The picture is an old-fashioned sepia-toned photograph. (Indeed it is silver leaf, kozo paper, resin on dibond.) It is divided into four window panes. First to take hold of our attention is the pelican, gliding, its wings tilting toward us. In the panel below its wings are raised. Head back in noble profile, the pelican powerfully flaps. And one frame over, the great bird soars. The picture recalls Muybridge’s zoopraxiscopic animations, wherein an animal’s natural motion, broken up into stills, becomes strange and uncannily fascinating. Now the picture seems divided into story frames, the story of flight.

But now notice the last frame (above, over on the right). We at first mistook it for a close up of the bird’s wing-tips, the largest longest-extended feathers, diving out of the frame. But on second look, we see that these are human appendages, two hands held up, extended into the sky. The rest of the body has sunk below. These hands are a downing man’s last grasp for life.

The title of the picture, by New Orleans based photographers Louviere + Vanessa, is “Some Can’t Swim.” Pelicans, of course, can swim. Some people, however, cannot. The pelican flies over, perhaps sees something splashing in the water below, but noticing that whatever it is cannot be a fish, not something to eat, something too large, strange, awkwardly out of its element, it flies on. So the picture becomes an image of the world’s indifference, like Breugel’s ”Landscape with the Fall of Icarus.” The extended human hands, desperate silhouettes, disappear into the blackness that separates the panes and frames the entire picture. These borders seem about to constrict, to dilate closed like the end of a scene in an old silent film. The charred black between the panels seems conspicuous now: the darkness makes a cross. This cross is no symbol of salvation, but an emphatic crossing out. So it poignantly recalls the ancient Egyptian image of the pelican with its “power of prophesying a safe passage for a dead person in the Underworld.”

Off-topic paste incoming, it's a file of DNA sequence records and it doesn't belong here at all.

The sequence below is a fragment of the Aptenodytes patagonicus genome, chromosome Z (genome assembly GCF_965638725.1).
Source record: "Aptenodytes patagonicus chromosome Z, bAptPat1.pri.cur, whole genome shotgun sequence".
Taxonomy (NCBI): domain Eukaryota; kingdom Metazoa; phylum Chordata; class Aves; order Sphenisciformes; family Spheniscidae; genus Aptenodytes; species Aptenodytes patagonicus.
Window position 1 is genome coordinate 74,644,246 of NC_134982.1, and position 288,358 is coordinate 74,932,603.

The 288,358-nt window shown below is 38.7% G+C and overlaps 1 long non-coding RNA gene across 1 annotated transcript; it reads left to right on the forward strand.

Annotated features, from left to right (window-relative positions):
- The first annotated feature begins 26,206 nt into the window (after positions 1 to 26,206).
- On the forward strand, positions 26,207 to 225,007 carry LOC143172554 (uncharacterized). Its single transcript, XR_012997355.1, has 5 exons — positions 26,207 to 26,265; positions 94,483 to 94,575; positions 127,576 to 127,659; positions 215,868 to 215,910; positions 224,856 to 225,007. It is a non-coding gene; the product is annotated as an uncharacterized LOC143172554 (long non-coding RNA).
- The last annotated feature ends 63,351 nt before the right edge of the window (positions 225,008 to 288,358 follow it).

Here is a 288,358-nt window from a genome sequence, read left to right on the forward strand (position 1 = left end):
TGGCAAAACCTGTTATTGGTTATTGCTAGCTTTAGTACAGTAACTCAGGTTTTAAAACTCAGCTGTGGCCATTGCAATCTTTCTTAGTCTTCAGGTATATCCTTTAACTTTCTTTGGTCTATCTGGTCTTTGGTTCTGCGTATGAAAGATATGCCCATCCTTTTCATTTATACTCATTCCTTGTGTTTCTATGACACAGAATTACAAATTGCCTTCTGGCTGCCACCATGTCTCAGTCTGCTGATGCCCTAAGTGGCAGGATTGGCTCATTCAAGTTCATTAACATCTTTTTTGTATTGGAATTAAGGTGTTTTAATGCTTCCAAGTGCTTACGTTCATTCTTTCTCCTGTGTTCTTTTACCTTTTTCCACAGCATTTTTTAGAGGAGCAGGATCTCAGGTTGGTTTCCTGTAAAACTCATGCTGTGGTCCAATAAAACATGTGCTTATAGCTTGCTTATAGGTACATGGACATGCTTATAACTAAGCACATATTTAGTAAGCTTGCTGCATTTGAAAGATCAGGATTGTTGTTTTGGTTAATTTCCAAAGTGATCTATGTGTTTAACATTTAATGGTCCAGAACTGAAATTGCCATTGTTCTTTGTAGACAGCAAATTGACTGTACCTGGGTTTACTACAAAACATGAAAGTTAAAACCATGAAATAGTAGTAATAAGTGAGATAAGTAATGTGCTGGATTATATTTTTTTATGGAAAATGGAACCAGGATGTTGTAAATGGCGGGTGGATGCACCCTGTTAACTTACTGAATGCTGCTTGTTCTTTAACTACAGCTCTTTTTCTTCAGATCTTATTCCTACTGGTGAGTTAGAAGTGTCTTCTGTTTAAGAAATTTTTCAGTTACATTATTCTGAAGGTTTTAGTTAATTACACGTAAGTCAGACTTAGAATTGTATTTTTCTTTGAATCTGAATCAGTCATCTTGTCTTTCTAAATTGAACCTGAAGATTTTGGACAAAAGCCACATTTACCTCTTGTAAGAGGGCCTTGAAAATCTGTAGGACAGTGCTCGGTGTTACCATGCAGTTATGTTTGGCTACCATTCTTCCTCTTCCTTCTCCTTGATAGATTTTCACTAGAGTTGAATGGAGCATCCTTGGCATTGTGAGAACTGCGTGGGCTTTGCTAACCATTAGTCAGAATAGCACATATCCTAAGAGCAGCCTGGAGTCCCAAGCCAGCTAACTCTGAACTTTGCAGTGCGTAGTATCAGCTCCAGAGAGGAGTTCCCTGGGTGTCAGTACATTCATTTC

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Christian Sheppard blogs about all things strange, about wonder and horror in literature, film, and the culture at large. He is presently finishing an historical horror novel about chariot-racing, witchcraft and demonic possession in the dark ages of Byzantine Constantinople. He is also editing a non-fiction book "The Ancient Wisdom of Baseball," on baseball and religion, a philosophical "apologia" for raising his first child a Cubs fan. He teaches at the School of the Art Institute of Chicago: http://www.saic.edu/profiles/faculty/christianmsheppard/

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